Investors continue to receive mixed economic data. Here in the UK, wages increased at a slower pace than expected, which likely eases pressure on the Bank of England to raise interest rates again before the end of the year. On a more negative note, UK Consumer Price Index (CPI) inflation held steady at 6.7%, which was slightly higher than consensus estimates. Whilst an easing of supply chain pressures seems to have cooled goods inflation, rising fuel prices once again proved something of a headwind. For anybody waiting to see what happens, the next Bank of England interest rate decision comes on Thursday 2nd November.

Away from the UK, US Federal Reserve Chair Jerome Powell remains in a hawkish mood with his suggestion that US economic strength could yet require still tougher borrowing conditions. In China, GDP growth came in at 4.9% thanks to better retail sales and industrial production – close to its long- term target of 5%. On the face of it, this should be good news as China has contributed significantly to global GDP growth since the Financial Crisis, but there remain dark clouds lingering over their real estate sector which continues to be of enormous importance to domestic consumer wealth and more globally, to the demand for commodities such as iron ore.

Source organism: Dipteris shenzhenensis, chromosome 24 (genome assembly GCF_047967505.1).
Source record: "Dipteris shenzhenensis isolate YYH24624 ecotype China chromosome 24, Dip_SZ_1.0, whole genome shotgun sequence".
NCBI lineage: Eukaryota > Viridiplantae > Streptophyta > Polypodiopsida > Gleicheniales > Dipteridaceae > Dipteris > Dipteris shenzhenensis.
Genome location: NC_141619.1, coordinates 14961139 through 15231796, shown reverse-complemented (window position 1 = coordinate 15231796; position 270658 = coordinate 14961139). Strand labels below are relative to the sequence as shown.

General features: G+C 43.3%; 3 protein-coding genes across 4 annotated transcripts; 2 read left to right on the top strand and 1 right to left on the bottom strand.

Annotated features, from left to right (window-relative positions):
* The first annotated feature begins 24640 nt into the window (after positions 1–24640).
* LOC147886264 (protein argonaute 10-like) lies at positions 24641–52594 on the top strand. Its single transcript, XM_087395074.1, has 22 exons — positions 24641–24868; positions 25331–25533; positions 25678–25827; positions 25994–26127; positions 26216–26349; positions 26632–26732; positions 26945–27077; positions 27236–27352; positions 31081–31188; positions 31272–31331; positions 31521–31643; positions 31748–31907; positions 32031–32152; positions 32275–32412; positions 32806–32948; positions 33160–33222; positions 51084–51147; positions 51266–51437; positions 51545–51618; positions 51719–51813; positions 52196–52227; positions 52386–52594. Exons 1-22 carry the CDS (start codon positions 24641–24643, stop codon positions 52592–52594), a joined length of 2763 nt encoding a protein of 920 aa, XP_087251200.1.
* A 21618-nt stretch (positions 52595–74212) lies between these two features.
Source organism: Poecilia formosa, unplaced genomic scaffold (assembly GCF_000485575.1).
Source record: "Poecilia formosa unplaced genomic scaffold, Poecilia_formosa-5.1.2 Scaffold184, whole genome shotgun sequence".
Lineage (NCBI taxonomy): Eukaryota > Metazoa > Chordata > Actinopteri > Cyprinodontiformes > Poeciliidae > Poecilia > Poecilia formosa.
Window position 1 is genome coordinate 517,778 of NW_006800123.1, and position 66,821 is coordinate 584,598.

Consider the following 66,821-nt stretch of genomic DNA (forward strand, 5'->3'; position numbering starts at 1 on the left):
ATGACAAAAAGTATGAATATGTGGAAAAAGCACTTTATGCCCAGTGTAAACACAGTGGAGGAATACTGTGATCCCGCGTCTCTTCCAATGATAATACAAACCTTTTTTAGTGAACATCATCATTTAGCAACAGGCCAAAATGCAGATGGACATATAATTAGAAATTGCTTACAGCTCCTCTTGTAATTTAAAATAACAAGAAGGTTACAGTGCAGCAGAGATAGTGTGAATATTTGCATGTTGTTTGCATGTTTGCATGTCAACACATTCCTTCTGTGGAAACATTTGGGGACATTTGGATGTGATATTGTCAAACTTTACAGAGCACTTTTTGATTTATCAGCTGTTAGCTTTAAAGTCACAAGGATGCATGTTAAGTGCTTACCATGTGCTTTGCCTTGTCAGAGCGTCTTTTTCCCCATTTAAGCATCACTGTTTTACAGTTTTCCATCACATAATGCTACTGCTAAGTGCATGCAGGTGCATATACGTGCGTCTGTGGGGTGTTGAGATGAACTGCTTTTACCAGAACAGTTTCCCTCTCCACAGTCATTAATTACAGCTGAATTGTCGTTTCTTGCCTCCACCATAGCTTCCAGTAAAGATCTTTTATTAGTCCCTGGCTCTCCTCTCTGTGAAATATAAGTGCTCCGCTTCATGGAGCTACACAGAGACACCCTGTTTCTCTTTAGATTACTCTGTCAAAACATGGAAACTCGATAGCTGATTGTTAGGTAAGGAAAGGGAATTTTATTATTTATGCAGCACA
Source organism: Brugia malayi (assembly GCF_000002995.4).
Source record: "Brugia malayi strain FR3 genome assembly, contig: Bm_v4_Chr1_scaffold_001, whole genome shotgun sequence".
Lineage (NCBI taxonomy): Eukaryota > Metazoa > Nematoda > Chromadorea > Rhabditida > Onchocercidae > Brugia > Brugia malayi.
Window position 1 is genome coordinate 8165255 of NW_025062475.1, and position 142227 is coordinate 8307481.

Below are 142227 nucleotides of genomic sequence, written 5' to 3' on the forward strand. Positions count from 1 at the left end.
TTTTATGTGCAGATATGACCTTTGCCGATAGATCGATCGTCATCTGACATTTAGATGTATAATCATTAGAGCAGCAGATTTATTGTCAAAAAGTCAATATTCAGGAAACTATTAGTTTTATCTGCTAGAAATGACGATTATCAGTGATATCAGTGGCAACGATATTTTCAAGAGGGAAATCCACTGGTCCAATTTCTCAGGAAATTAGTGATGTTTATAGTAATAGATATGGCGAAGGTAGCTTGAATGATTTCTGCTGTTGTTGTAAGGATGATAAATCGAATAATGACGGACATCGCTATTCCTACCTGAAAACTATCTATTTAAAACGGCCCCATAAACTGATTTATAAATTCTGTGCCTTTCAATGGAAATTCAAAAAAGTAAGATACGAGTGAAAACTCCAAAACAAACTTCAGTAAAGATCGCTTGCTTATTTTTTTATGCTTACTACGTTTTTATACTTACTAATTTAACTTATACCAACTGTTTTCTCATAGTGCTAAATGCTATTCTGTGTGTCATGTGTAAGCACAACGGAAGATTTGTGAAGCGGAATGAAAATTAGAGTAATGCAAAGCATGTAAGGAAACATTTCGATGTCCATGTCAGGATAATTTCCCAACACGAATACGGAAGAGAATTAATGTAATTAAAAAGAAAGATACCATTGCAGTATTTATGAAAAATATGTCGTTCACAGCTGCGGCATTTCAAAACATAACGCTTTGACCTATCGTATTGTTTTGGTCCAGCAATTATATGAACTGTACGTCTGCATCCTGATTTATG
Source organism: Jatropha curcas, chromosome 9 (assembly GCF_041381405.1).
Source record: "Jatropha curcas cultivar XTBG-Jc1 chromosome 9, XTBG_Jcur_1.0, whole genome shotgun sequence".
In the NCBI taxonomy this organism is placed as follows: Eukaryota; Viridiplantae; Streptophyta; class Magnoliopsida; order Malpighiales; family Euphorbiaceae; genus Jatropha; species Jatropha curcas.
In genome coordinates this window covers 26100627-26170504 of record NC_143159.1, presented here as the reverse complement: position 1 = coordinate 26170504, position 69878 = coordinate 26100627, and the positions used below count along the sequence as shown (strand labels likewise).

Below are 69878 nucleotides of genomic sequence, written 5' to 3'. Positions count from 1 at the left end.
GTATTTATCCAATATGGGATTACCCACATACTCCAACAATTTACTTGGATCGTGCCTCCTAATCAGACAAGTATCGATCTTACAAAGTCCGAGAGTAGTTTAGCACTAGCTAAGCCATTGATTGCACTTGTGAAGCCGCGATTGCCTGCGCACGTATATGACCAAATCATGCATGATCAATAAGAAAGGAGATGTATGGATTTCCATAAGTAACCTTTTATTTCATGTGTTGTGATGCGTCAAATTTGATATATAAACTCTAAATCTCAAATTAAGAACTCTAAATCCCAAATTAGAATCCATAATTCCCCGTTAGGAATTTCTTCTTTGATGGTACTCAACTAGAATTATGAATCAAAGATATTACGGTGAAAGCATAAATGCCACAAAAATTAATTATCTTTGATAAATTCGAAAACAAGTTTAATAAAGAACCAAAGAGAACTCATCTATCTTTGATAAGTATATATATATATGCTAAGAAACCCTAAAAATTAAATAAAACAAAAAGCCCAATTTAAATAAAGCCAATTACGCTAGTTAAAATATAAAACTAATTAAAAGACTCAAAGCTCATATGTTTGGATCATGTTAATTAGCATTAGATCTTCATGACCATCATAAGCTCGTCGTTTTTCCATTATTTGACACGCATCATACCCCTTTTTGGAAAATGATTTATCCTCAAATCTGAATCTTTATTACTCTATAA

This is not a political column, and the performance of stock markets is trivial compared to events unfolding in the Middle East but for investors, markets have moved into a risk-off mode. A flight to safe haven assets has resulted in the gold price rising to a two-month high whilst the oil price is again above US$90 per barrel. This is good for the energy companies making up about 15% of the FTSE 100 Index, but bad for energy-dependent businesses and consumers, particularly if like me, you are about to fill up your heating oil tank ahead of winter.


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